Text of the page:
He urges not to adopt a Fixed Mind. Try not to let your years of experience precondition you to judge the events and situations that present on any given day. This approach could cause you to misread an encounter and react inappropriately. It could be the root cause to making an error or missing an important opportunity to anchor a relationship. Rather, make the conscious effort to meet everyone and everything new and fresh.

Strive to be present so that you can observe closely and carefully. Be patient as your assessment takes shape. Don’t let it be forced on you and don’t let the baggage of the day taint your ability to make the best plan of care possible for each individual/family member under your care at that moment.

“For it may safely be said, not that the habit of ready and correct observation will by itself make us useful nurses, but that without it we shall be useless with all our devotion.” Florence Nightingale: Notes on Nursing, 1860


The Tao Te Ching: Verse Forty-Eight

Pursue knowledge, daily gain
Pursue Tao, daily loss

Loss and more loss
Until one reaches unattached action
With unattached action, there is nothing one cannot do

Take the world by constantly applying non-interference
The one who interferes is not qualified to take the world

                                                                        Lao Tzu

When you have been searching for something to offer an explanation to countless questions or a solution to challenges that loom large in your life and finally sense that you’ve found it; your very human tendency is to hold on tight and never let go. You want to wrap yourself up in the comfort and safety that it offers. You never want to stray too far for fear that you will lose its warmth and the sense that you are anchored to something secure.

Lao Tzu understood this possibility and cautions us in verse forty-eight to resist letting go of our old attachments only to develop new ones. These prose warn against becoming a professional student, getting lost in the promise that learning about spiritual practice and energetic healing offers and never actually incorporating the content into a new way of living your life.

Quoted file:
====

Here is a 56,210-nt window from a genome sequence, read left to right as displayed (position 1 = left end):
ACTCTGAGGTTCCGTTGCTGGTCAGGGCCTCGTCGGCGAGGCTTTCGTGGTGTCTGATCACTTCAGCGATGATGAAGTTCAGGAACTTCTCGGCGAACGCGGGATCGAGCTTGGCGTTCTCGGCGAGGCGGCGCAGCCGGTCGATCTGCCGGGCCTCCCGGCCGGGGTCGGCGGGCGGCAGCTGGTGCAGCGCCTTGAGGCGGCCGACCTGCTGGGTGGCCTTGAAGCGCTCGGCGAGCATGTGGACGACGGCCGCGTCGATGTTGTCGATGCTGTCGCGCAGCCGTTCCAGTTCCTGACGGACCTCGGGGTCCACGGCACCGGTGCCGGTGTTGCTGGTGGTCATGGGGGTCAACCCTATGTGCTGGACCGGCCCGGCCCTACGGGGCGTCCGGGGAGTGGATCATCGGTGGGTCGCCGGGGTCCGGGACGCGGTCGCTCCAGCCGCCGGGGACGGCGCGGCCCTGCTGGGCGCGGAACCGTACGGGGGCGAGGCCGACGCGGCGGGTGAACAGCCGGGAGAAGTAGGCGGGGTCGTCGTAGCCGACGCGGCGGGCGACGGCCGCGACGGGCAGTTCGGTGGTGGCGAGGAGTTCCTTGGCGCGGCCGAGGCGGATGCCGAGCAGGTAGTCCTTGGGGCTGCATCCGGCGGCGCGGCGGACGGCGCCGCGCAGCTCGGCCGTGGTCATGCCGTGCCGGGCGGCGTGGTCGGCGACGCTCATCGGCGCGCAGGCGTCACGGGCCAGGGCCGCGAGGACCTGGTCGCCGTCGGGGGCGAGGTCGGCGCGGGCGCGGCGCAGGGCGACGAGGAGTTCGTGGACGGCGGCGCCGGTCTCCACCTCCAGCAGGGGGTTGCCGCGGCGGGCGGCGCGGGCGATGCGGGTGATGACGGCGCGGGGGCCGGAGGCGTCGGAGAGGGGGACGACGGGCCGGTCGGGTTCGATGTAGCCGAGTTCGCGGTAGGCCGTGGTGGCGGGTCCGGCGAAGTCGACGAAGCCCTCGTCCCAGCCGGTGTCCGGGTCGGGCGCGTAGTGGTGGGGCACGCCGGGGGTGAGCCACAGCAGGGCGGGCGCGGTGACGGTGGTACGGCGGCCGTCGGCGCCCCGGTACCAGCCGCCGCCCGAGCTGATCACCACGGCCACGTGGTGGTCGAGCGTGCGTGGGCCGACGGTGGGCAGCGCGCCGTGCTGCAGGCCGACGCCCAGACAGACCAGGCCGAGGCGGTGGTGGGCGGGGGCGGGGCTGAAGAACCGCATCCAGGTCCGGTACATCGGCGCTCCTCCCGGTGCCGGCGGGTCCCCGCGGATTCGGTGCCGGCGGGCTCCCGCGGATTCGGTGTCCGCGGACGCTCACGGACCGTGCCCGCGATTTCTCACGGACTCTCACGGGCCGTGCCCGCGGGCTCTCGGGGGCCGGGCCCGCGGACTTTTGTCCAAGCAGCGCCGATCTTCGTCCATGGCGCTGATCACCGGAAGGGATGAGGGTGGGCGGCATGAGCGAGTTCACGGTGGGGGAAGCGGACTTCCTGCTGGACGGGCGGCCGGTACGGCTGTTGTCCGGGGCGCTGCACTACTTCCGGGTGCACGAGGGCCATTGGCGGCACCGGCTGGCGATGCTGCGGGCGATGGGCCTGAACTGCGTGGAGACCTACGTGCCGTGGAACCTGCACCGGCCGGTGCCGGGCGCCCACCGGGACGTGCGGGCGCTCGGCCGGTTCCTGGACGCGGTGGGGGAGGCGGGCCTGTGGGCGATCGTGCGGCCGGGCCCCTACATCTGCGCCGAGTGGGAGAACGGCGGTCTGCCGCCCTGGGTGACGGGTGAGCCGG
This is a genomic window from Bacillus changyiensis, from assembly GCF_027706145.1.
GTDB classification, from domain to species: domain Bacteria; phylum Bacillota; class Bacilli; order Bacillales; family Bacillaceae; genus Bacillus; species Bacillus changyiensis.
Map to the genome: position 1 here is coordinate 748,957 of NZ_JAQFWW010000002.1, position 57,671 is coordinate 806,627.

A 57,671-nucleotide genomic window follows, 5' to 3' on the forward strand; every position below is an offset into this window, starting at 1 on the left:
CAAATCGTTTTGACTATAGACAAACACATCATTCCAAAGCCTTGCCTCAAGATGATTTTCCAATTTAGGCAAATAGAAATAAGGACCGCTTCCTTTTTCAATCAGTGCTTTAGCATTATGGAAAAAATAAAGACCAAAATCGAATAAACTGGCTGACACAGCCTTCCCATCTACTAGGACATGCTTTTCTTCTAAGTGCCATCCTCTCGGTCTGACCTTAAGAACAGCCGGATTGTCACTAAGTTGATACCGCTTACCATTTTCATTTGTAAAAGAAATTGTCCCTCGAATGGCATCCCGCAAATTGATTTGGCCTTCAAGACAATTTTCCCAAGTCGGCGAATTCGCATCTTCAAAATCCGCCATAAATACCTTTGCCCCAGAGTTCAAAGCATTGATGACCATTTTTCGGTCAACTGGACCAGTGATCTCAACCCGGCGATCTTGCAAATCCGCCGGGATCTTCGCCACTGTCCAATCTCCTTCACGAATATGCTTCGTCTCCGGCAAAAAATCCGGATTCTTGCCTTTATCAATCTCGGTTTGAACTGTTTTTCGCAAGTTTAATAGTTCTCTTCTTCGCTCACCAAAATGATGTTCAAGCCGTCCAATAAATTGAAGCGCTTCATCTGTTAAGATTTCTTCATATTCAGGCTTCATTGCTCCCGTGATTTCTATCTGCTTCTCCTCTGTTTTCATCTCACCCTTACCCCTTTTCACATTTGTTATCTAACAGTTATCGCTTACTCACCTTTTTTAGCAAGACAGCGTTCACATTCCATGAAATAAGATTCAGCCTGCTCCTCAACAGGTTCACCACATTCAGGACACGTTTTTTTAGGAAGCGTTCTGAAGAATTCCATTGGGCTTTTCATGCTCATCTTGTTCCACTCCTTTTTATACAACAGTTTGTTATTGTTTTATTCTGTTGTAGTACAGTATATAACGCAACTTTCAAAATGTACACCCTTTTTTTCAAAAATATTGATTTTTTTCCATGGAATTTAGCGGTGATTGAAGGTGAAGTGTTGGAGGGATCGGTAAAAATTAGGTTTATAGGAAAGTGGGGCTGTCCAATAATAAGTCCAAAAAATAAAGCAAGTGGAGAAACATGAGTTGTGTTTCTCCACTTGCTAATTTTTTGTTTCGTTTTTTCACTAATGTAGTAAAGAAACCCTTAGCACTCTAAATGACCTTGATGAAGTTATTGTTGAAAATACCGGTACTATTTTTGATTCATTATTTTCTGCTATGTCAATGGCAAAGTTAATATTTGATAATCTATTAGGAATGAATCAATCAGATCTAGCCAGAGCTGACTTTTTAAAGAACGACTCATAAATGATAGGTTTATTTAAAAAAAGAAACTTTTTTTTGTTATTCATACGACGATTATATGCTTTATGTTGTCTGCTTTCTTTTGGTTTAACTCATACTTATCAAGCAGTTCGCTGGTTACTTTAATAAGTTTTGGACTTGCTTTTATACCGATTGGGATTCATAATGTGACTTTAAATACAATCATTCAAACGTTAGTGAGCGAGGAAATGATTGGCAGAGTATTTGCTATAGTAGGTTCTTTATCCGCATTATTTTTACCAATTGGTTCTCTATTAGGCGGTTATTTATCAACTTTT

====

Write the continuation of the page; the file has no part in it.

I am a huge advocate for life-long learning. I believe that it is the only true anti-aging treatment that works. The goal of embracing the practice of the ongoing intellectual development of your mind is to stay current and engaged in your world. However, the desired outcome for developing your Spirit is to open your heart, deepen your ability to be compassionate and step into your citizenship with the Great Oneness.

Your spiritual studies are reduced to busy work if never practiced. Taking one more class or spending one more weekend exploring yet another aspect of mindfulness may deepen your knowledge base but it will only serve to keep you in your head. You must find the courage and discipline to practice daily. It is only through daily practice that you can turn on the light in your heart and discover what you really seek…Wisdom.